• Follow your dreams.
  • Be honest.
  • Be true.
  • Be yourself.
  • Without character, you won’t succeed.
  • Do what you like to do.
  • You are unique.
  • Life is shorter than you think.
  • Care for others.
  • Enjoy yourself.
  • Slow down.
  • Look for peace
  • Best currency is love: spend it!

While some may argue that these statements are cliché, other may pose the question: if this is common sense, how come we find it hard to put them into practice? Maybe because we haven’t yet found the wisdom to do so.

Why should we listen to our elders?

Why should we listen to our elders?

With all the changes that accompany aging, we tend to think about the elderly as people that don’t really understand the context they are living in. This is a stigma that can negatively impact elders and may affect their interactions with others, because they may feel that their opinions are no longer valuable.

You might well be thinking “why should we listen to old people?”

While it is undeniable that senior citizens grew up in a world that was very different from today’s technology-driven society, there are essential feelings and universal truths that remain, regardless of one’s era or societal context.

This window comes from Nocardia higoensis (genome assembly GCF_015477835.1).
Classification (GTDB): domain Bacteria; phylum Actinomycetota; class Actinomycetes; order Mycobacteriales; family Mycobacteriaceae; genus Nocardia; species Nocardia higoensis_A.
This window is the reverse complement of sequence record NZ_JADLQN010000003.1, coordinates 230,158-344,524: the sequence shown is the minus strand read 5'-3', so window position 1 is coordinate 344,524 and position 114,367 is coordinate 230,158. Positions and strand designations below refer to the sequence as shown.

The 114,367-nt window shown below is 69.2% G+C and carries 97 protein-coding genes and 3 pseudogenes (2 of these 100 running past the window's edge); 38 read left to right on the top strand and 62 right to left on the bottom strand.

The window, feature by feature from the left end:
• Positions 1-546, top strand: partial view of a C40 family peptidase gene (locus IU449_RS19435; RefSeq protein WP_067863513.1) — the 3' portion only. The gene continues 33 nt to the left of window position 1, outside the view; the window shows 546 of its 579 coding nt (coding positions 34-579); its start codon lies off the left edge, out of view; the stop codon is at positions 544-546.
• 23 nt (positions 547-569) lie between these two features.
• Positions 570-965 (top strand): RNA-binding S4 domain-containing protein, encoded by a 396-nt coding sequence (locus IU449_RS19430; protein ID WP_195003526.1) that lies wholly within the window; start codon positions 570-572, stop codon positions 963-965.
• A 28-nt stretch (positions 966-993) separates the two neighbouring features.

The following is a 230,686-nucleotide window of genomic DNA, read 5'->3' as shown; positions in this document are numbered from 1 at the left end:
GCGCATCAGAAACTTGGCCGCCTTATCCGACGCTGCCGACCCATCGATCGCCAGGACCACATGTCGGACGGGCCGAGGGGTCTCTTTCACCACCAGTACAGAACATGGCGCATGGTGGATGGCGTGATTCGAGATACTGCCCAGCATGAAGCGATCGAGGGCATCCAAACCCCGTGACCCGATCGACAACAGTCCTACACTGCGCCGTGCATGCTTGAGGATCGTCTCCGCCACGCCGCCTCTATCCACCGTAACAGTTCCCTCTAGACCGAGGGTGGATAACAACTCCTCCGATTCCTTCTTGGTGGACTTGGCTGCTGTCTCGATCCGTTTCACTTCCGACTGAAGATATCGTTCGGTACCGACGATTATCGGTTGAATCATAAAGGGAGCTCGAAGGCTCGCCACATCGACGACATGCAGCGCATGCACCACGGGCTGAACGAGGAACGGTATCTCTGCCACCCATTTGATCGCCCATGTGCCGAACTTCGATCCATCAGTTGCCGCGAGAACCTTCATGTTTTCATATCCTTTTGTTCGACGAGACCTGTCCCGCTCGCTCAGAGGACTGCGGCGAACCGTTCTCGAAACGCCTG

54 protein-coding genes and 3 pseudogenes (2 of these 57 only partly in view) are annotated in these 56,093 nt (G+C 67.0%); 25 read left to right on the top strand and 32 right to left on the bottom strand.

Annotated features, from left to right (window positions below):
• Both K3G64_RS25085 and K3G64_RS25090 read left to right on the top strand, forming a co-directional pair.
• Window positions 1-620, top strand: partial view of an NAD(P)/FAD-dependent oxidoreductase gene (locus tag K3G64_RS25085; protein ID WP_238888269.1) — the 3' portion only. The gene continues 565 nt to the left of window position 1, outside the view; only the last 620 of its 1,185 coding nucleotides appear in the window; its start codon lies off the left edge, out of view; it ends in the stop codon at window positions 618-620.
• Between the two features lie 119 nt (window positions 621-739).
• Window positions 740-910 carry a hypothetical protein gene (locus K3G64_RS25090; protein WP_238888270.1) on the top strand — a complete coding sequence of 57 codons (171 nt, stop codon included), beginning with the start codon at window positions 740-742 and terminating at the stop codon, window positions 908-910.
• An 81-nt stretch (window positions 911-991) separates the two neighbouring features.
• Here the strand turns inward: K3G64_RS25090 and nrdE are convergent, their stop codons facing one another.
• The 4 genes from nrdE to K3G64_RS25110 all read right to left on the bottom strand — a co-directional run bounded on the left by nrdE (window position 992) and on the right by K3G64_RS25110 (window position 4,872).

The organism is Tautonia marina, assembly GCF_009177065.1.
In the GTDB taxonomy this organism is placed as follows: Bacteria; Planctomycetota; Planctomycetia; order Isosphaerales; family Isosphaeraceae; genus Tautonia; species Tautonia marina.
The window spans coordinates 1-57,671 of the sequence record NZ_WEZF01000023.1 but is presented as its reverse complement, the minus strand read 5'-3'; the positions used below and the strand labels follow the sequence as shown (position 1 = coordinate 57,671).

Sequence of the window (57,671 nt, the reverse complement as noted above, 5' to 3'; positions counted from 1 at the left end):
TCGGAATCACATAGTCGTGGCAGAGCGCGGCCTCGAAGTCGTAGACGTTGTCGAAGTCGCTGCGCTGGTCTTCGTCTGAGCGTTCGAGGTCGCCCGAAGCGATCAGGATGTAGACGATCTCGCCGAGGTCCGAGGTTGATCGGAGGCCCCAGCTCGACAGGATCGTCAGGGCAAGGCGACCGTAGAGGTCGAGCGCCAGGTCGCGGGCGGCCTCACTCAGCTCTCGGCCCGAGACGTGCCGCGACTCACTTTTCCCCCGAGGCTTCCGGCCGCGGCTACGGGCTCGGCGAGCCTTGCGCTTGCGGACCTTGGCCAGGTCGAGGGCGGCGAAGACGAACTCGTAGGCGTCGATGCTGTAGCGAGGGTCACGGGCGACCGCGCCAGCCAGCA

This is exactly what Karl A. Pillemer states in the Huffington Post, as he points out two key reasons why we should listen to older people:

1 – Listening to the advice of older people has promoted well-being and even survival for millennia:

In prehistoric times, accumulated wisdom of older people was key to survival.

2 – The elders offer an alternative to conventional wisdom:

As surprising as it might be, we found that elders’ perspective often shakes up conventional wisdom, by making us examine our assumptions and make more conscious decisions.

What advice would you give your younger self?

Best currency is Love: spend it!

If only I knew then what I know now!

Give it a little thought! There are things you certainly would have done differently and sometimes you may even wish to go back in time and provide some advice to your younger self.